Restaurant as a place of meal was the most important predictor of the explained variance in protein intake in this level at breakfast and dinner, accounting for 40 and 51% of the explained variance, respectively and predicting a higher protein intake in restaurants than at home (Additional file 1: Table S3) (but with higher uncertainty at dinner, with 95% bootstrap CI: 15;71). The workplace was the most important predictor at lunch and afternoon snack, accounting for 59 and 41% of the explained variance, respectively and predicting a lower intake than at home (but with higher uncertainty at lunch, with 95% bootstrap CI: 28;79). Week/weekend day accounted for 35% of the explained variance at breakfast and 17% at lunch (higher intake for the weekend), but not much at afternoon snack or dinner. Special day accounted for 15% of the explained variance for protein intake at dinner and for 10% at afternoon snack (higher protein intake on special days). Season did not account for an important part of the explained variance for any of the meal types. The prior interval was an important predictor at afternoon snack and dinner, accounting for 34 and 13% of the explained variance, respectively (positive association). The model fits were as follows: R2breakfast = 0.048, R2lunch = 0.042, R2afternoon snack = 0.074, and R2dinner = 0.023 (Additional file 1: Table S3).
Sex was the most important predictor at breakfast, lunch, and dinner, accounting for 71% of the explained variance at breakfast, 74% at lunch, and 68% at dinner, predicting lower intake by women than by men (Additional file 1: Table S3) but was characterized by broader bootstrap confidence intervals, especially at breakfast, lunch, and afternoon snack. At the afternoon snack, sex accounted for 32% of the explained variance and was second in importance to the full time current occupation, which accounted for 53% of the explained variance (higher protein intake by full-time employed than retired/not employed) but characterized also by a broad bootstrap confidence interval (95% bootstrap CI: -4;78). A full time current occupation accounted also for 9% of the explained variance at lunch, but was unimportant in the other meals and categories. University level education accounted for 9% of the explained variance at dinner but education level was unimportant for the other meals, as was also the case for physical activity, which did not have an important impact on any of the meals. BMI was an important predictor for explained variance in protein intake at dinner but not at the other meals, accounting for 19% of the explained variance (positive association). Age and smoking status accounted each for 6–9% at breakfast, lunch, and afternoon snack. Variance explained by the participant level part of the models (model fit) was R2breakfast = 0.102, R2lunch = 0.212, R2afternoon snack = 0.033, and R2dinner = 0.253 (Additional file 1: Table S3).
At lunch, workplace increased 10% and other place decreased 11%. At dinner, season increased 6% while restaurant as the place of meal decreased 12% in the relative importance as predictors of protein intake (Additional file 1: Table S4). However, most of the changes were seen in the participant level, where energy misreporting was added as a covariate; reporting of energy intake below the total energy expenditure (EI/TEE < 0.081, indicative of underreporting) accounted for an important proportion of the variance and was greatest at lunch, followed by afternoon snack (40 and 34%, respectively). However, at these two meals, bootstrap confidence intervals for this parameter were broad (95% bootstrap CI 13;60 and 3;58, for lunch and afternoon snack, respectively). In general, energy misreporting (over- and underreporting) accounted for 30% at breakfast, 56% at lunch, 51% at afternoon snack, and 32% at dinner. Proportionally, the importance of the other participant-level covariates decreased; sex remained an important predictor but decreased in importance by 18% at breakfast, 44% at lunch, 23% at afternoon snack, and 27% at dinner. BMI remained an important predictor for protein intake at dinner, accounting for 15% of the explained participant-level variance. Age and current smoking, however, decreased in importance, especially at breakfast and lunch. A full time current occupation was still an important predictor of protein intake at afternoon snack, accounting for 22% of the explained variance. Participant-level model fits were better than those of the main analysis, with R2breakfast = 0.127, R2lunch = 0.362, R2afternoon snack = 0.118, and R2dinner = 0.345 (Additional file 1: Table S4).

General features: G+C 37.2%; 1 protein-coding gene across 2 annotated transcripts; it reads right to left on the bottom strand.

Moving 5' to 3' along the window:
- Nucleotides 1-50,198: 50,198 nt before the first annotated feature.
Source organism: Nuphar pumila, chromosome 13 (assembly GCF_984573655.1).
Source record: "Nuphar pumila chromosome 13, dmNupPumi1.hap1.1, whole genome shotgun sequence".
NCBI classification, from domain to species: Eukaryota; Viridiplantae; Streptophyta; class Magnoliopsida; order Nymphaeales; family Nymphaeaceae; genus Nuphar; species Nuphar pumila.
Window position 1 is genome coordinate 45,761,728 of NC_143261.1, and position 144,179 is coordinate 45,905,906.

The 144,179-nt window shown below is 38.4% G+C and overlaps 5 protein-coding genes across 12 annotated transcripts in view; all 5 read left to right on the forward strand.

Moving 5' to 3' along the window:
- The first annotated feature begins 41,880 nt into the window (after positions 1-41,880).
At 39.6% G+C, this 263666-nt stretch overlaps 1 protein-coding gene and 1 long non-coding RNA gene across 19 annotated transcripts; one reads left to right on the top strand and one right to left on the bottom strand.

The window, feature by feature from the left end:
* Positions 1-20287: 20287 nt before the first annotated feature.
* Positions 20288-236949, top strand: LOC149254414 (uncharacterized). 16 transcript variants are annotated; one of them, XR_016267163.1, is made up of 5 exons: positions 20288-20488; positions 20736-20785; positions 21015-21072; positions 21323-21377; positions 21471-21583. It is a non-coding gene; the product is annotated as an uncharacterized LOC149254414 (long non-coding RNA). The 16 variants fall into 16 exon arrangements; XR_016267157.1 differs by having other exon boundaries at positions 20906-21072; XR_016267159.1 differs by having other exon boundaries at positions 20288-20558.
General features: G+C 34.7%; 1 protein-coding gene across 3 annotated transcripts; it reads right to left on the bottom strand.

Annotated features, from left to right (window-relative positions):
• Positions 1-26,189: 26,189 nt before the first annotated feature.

Restaurant as the place of meal was the most important predictor of explained variance in fat intake at breakfast, with 37%, and the second most important predictor at dinner, with 27% and being higher for restaurant meals than home meals (Additional file 1: Table S3). Workplace was the most important predictor at lunch, afternoon snack, and dinner, accounting for 38, 45, and 39%, respectively, predicting lower fat intake at work than at home. Other meal place accounted for 22 and 10% of the explained variance at lunch and afternoon snack, respectively, predicting a lower fat intake at lunch but higher fat intake at the afternoon snack, respectively. Similar to the other macronutrients, uncertainty in the parameter estimates for PI was higher for meals at work and at restaurants (at dinner only), indicated by broad bootstrap confidence intervals. Week/weekend day accounted for 32% of the intake-level explained variance in fat intake at breakfast and for 18% at lunch (higher intake for weekend). Prior interval accounted for 25% of the explained variance at afternoon snack (positive association). Special day accounted for 9% of the explained variance at lunch, afternoon snack, and dinner. Season was an important predictor of fat intake only at dinner, accounting for 10% of the explained variance, predicting a higher intake in the summer. The model fits for the intake level part of the models were R2breakfast = 0.046, R2lunch = 0.022, R2afternoon snack = 0.083, and R2dinner = 0.014 (Additional file 1: Table S3).